Women in code series: Joan Touzet

The Computer Weekly Developer Network and Open Source Insider team want to talk code and coding. But more than that, we want to talk coding across the diversity spectrum… so let’s get the tough part out of the way and talk about the problem. 

If all were fair and good in the world, it wouldn’t be an issue of needing to promote the interests of women who code — instead, it should and would be a question of promoting the interests of people who code, some of whom are women.

However, as we stand two decades after the millennium, there is still a gender imbalance in terms of people already working as software engineers and in terms of those going into the profession. So then, we’re going to talk about it and interview a selection of women who are driving forward in the industry.

Joan Touzet is an Apache Software Foundation (ASF) Member, Apache CouchDB PMC member and committer, with over 30 years of experience in commercial and open source software development. Based in Toronto, Canada, she currently works with Neighbourhoodie Software, running the CouchDB Development/Production Support team. In her spare time, Joan composes and records music, rides motorcycles, designs and builds electronic musical instruments, and pets cats. Gnomes over ponies.

Joan Touzet

CWDN: What inspired you to get into software development in the first place?

Touzet: My third-grade [US school level for 8-years olds] teacher at the University of Chicago Laboratory Schools was named Ms. Fano. She had the distinction of having assisted in the running and programming of one of the first computers – UNIVAC. It was directly because of her example and the exciting stories she used to tell about a single console controlling rooms full of vacuum tubes, that I started taking those beige boxes with the colorful apple logo on them a bit more seriously. I can only hope that other girls in my class were just as impressed with those stories of a woman far ahead of her time.

CWDN: When did you realise that this was going to be a full-blown career choice for you?

Touzet: I went to school for electrical and computer engineering – hardware, not software. But fresh out of university, I ended up at an electronic design automation company, writing simulation technology used to verify microprocessors in the wake of the first Pentium scandal. I found I had a knack for it, and it’s where I stayed.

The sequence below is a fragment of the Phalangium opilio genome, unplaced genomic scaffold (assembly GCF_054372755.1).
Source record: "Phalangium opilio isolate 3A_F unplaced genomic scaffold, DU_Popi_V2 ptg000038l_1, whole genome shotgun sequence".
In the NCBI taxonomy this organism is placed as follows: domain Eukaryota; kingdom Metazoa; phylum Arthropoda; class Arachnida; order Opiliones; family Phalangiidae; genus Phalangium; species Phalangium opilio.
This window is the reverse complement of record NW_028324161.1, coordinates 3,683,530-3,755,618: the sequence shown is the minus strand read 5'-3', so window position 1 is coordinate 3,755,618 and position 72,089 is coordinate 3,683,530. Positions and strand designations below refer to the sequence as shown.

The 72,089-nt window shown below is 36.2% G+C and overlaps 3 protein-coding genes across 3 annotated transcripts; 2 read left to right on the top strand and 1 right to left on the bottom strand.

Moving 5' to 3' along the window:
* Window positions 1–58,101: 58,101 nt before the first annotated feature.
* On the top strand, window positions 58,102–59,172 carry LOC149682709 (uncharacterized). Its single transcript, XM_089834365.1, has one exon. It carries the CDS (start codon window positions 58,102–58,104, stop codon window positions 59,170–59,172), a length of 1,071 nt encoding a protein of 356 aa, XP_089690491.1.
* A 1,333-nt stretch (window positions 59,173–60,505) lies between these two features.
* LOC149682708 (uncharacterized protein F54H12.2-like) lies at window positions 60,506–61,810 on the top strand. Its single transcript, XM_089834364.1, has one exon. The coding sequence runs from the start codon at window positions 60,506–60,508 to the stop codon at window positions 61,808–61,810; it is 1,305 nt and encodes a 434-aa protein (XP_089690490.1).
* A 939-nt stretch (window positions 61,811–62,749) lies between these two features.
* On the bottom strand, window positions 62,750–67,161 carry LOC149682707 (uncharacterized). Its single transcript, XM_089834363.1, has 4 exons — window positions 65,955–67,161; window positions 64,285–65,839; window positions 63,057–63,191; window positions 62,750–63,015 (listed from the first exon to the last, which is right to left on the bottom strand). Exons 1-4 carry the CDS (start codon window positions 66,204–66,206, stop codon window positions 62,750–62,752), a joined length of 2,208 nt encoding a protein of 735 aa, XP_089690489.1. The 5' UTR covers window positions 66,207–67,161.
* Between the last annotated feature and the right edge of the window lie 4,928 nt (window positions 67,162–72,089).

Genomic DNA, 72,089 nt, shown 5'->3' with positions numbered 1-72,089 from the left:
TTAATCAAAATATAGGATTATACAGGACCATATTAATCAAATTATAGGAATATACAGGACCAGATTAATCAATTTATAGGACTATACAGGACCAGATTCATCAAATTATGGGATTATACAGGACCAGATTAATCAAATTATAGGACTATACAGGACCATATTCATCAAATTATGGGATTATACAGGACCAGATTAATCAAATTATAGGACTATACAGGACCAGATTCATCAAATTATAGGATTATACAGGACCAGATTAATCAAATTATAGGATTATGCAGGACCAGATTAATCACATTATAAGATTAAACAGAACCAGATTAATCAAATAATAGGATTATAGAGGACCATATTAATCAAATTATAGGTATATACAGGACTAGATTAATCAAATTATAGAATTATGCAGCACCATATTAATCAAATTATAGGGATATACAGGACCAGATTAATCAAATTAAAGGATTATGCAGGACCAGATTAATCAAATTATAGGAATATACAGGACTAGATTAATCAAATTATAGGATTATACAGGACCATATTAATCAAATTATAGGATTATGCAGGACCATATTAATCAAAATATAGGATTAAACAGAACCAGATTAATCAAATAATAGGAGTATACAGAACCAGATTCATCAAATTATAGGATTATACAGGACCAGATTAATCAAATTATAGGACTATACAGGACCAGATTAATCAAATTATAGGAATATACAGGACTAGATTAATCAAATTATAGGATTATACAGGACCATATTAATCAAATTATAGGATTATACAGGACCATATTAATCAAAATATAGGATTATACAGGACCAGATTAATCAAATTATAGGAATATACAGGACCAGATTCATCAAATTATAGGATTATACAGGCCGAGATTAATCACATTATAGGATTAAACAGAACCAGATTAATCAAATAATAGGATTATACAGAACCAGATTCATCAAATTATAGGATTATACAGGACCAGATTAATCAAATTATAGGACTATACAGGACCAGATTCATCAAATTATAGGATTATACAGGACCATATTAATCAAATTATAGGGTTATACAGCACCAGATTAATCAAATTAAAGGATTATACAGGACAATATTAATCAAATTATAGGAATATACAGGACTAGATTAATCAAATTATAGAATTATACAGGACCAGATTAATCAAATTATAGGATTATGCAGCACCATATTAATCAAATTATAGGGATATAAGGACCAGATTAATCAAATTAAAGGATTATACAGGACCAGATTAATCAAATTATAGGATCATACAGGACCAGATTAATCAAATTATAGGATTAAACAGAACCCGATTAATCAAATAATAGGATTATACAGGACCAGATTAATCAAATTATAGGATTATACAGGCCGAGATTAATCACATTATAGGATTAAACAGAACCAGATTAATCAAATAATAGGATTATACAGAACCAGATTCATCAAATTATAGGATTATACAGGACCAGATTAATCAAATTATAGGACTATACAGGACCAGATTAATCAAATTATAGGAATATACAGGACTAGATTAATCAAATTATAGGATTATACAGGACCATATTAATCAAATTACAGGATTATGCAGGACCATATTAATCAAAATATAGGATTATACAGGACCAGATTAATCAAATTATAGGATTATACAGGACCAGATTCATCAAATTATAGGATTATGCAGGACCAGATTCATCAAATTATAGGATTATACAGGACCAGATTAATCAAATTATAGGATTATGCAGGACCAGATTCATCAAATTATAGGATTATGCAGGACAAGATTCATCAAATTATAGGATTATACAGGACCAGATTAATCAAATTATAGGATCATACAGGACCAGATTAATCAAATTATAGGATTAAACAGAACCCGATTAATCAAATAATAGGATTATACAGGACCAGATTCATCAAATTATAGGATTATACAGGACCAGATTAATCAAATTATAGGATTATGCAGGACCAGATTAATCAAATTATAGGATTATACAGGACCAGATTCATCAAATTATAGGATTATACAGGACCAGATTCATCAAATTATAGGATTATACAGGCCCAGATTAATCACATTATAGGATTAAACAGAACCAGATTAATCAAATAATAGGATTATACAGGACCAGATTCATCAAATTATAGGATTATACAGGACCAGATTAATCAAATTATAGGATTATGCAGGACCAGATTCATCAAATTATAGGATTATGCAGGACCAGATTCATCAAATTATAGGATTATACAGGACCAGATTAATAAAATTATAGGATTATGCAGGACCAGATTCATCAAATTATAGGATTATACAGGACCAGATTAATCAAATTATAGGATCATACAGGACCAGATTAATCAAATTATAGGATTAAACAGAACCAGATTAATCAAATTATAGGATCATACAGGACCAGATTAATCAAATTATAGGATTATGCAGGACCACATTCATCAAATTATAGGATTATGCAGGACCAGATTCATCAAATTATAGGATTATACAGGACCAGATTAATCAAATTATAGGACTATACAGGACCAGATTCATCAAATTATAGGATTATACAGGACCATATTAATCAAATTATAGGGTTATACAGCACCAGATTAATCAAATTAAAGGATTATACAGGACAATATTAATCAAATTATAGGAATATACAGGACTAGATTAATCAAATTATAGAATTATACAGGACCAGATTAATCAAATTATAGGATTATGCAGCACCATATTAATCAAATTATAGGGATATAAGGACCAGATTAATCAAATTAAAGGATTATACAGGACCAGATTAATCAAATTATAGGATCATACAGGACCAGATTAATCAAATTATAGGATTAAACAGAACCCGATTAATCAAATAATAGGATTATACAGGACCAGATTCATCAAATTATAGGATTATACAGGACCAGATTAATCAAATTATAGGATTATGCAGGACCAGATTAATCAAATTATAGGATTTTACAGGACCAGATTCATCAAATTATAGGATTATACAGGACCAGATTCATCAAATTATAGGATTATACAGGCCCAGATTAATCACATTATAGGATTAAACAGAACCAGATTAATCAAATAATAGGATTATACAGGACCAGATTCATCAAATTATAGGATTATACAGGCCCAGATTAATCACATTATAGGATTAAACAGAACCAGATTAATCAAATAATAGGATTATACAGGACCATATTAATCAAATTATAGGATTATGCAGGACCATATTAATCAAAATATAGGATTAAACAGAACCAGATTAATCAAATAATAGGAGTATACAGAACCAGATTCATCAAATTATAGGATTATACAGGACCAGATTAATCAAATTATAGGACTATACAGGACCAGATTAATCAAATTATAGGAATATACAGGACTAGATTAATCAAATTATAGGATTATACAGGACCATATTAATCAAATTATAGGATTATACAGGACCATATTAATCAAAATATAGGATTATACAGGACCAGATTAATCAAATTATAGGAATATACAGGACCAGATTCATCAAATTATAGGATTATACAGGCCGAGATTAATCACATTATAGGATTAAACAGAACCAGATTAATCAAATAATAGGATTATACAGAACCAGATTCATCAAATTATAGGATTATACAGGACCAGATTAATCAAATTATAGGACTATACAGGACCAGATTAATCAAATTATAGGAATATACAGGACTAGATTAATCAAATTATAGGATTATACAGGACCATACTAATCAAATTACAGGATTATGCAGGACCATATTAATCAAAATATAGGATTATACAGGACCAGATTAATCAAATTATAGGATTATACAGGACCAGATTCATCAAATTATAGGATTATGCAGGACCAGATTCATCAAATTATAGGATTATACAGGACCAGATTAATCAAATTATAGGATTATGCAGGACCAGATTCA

CWDN: What languages, platforms and tools have you gravitated towards and why?

Touzet: Largely, UNIX-based platforms, and one of four languages: Python, for quick-and-dirty work; Erlang, for solving problems that need distributed computing approaches; C, for low-level work when performance is paramount; and Verilog, when doing hardware design and targeting FPGAs.

CWDN: How important do you think it is for us to have diversity (not just gender, but all forms) in software teams in terms of cultivating a collective mindset that is capable of solving diversified problems?

Touzet: How could it possibly be valuable to want the reverse – a lack of diversity in software teams? If problems are diverse, then we need a variety of approaches to resolve them, which will come best from a variety of people. Even more important is to consider all possible angles of the problem – software developers tend to be blind to the social, economic, accessibility and ecological impacts of the problems they solve. So yes, it’s frightfully important that we maintain a broad-based team; we’re no longer just backroom engineers toiling in isolation.

CWDN: What has been your greatest software application development challenge and how have you overcome it?

Touzet: Taking to heart the fallacies of distributed computing and building systems that do not take, as an assumption, any of those principles.

CWDN: Are we on the road to a 50:50 gender balance in software engineering, or will there always be a mismatch?

Touzet: That depends on whether or not the industry chooses to prioritise problems that interest women as much as men.

CWDN: What role can men take in terms of helping to promote women’s interests in the industry?

Touzet: Listen to them when they pitch ideas to you. Fund more of their startups. If they’re your employees, consider their input seriously, even if you think they don’t have the background to offer the opinion they do. And – need I say this? – hands off their bodies without consent.

A no-dichotomy spectrum

CWDN: If men are from Mars and women are from Venus, then what languages or methodologies separate the two (basic) sexes?

Touzet: I don’t subscribe to this dichotomy. Gender is a spectrum, just as there is a variety of opinions from people at both extremes of that range. The secret to involving people who don’t share your immediate interests is to listen to theirs, and find a way to appeal to those instincts. Look beyond the business interests to their personal lives – you’ll find hints of what can light someone else’s fire.

CWDN: CW: If you could give your 21-year old self one piece of advice for success, what would it be?

Touzet: Be patient, and continue to look for the best in everyone you meet and work with.

Touzet: If problems are diverse, then we need a
variety of approaches to resolve them.

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